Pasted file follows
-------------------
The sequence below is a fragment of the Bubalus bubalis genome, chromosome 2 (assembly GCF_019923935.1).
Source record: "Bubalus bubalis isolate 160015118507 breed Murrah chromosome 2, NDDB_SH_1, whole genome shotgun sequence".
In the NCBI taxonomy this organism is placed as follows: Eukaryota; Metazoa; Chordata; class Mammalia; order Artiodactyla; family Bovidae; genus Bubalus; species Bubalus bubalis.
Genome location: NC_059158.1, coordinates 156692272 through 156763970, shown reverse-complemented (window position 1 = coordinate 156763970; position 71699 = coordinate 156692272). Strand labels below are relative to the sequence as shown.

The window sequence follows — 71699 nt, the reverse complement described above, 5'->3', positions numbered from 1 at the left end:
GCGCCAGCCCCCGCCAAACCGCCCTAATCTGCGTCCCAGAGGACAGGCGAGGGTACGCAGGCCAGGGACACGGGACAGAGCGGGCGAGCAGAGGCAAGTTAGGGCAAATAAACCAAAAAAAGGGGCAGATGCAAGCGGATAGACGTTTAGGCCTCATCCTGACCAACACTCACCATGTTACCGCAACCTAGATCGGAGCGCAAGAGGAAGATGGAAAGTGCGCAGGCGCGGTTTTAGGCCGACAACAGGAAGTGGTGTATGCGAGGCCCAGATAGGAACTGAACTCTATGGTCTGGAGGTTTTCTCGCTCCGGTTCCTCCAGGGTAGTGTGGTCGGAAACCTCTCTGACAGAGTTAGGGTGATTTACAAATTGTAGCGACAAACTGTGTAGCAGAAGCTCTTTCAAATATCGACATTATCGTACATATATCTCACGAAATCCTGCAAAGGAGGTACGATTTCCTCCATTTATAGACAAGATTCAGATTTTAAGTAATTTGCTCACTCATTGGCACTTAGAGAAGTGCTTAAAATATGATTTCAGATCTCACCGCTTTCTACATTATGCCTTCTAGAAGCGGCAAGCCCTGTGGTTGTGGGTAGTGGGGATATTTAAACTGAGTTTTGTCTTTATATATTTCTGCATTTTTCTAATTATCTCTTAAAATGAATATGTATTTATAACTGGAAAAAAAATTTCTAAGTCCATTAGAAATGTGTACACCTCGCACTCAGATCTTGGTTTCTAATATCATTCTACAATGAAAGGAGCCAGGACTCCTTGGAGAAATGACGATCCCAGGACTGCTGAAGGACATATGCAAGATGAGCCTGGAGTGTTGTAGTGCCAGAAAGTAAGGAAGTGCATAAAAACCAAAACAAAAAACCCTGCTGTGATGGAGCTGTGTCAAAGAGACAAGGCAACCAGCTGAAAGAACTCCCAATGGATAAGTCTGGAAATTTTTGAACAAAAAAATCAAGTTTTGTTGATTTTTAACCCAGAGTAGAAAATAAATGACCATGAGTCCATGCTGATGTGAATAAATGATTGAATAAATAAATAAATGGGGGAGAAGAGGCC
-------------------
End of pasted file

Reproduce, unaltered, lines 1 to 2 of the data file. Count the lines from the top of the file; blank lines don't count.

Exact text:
The sequence below is a fragment of the Bubalus bubalis genome, chromosome 2 (assembly GCF_019923935.1).
Source record: "Bubalus bubalis isolate 160015118507 breed Murrah chromosome 2, NDDB_SH_1, whole genome shotgun sequence".